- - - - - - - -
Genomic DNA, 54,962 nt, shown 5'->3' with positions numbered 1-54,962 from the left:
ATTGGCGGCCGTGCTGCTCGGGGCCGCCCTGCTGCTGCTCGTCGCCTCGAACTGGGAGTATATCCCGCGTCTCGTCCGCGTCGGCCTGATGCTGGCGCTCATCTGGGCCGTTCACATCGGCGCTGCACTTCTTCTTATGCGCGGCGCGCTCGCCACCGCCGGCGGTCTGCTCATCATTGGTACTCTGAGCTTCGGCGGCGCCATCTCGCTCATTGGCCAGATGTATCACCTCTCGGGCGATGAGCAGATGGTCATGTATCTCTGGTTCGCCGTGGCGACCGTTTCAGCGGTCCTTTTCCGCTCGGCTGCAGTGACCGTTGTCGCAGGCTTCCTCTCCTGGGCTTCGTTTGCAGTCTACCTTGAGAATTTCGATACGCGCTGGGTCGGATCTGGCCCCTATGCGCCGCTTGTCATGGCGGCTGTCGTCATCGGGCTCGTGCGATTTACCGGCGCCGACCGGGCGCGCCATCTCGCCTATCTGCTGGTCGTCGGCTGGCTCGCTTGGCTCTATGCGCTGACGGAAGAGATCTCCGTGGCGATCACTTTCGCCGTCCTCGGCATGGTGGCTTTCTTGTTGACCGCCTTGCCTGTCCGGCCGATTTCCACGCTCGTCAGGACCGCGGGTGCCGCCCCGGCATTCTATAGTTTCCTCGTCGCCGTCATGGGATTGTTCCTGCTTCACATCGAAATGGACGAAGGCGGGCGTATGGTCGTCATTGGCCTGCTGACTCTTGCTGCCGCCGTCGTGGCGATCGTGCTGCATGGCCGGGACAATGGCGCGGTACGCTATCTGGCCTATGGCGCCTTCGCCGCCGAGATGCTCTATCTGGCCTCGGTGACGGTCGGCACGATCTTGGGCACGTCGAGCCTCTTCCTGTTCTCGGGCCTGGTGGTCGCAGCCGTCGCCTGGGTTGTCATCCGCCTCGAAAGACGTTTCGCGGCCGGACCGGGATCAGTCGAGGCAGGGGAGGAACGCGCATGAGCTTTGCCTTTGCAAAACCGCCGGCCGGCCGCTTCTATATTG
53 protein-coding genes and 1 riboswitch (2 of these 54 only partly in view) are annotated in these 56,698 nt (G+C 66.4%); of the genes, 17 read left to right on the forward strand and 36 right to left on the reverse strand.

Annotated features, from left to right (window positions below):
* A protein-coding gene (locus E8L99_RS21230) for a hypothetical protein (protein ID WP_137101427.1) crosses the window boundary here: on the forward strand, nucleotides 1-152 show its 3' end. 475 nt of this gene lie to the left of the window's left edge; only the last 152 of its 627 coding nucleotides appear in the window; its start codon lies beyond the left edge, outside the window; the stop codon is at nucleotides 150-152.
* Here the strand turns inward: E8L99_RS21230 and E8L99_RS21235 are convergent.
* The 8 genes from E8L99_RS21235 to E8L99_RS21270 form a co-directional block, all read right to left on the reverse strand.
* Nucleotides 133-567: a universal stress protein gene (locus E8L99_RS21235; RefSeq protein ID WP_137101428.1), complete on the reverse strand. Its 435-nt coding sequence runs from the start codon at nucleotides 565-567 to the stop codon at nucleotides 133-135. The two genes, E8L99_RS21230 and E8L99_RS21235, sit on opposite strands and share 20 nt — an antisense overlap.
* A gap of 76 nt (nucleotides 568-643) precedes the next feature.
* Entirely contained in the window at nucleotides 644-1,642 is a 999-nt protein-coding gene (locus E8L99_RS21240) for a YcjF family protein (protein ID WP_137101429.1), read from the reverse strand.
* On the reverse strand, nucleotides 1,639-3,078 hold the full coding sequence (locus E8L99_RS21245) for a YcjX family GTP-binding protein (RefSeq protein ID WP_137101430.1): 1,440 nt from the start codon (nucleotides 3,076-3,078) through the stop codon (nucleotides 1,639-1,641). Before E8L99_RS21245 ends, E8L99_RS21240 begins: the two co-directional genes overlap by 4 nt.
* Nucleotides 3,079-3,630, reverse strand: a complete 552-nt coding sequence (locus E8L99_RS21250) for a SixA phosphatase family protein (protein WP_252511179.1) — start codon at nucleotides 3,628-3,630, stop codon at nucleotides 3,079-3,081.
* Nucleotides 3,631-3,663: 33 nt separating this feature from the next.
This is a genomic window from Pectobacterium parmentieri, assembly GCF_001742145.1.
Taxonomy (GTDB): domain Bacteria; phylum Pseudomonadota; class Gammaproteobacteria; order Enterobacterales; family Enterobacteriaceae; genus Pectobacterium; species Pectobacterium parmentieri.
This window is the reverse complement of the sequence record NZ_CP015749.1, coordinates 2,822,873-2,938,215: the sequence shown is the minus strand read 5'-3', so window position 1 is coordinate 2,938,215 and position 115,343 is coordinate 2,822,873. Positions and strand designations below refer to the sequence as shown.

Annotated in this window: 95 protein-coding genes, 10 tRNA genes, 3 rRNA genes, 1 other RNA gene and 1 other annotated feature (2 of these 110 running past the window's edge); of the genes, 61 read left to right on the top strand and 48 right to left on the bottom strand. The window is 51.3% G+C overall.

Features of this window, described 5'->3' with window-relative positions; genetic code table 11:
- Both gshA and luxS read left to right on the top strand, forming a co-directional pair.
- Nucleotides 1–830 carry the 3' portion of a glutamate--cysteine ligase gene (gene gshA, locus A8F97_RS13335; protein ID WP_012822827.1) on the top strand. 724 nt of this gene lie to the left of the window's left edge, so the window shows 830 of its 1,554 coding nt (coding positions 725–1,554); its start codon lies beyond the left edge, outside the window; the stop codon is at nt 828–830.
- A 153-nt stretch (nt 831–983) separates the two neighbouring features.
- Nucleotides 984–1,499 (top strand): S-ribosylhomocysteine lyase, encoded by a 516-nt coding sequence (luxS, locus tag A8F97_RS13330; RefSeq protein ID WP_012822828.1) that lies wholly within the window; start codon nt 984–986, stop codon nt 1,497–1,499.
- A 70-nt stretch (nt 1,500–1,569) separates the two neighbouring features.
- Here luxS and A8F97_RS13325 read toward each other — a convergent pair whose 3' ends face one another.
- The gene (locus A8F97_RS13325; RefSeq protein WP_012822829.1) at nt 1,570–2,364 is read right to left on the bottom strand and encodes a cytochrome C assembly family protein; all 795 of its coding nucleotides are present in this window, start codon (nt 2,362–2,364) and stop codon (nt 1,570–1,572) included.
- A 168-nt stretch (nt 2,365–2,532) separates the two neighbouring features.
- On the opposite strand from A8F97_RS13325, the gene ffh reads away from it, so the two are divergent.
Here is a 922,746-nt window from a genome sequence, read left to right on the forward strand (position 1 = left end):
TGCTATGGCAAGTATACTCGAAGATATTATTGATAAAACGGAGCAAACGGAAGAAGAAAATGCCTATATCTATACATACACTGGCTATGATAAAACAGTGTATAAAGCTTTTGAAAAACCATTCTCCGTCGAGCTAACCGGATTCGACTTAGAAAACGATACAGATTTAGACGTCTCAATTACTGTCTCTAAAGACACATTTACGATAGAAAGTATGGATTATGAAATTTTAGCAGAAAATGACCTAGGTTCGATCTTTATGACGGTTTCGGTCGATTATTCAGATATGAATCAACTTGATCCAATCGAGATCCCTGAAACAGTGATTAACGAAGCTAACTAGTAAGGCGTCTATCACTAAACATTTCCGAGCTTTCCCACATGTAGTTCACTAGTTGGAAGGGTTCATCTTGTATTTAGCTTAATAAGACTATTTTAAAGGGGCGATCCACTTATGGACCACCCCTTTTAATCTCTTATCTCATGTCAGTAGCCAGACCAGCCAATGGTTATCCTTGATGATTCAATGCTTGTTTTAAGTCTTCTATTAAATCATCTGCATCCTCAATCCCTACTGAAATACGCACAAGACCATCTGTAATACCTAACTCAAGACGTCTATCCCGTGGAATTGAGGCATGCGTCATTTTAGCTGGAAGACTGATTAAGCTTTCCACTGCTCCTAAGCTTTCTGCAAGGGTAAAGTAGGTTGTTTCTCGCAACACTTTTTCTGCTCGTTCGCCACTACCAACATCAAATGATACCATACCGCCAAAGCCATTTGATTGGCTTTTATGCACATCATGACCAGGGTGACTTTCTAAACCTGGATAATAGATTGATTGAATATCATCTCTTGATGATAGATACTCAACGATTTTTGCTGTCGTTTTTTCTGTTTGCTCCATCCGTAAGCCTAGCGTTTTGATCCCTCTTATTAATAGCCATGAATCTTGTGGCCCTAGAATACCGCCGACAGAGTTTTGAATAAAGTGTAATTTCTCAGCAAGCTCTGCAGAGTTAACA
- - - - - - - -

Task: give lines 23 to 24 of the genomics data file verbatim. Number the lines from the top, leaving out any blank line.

- A 70-nt stretch (nt 1,500–1,569) separates the two neighbouring features.
- Here luxS and A8F97_RS13325 read toward each other — a convergent pair whose 3' ends face one another.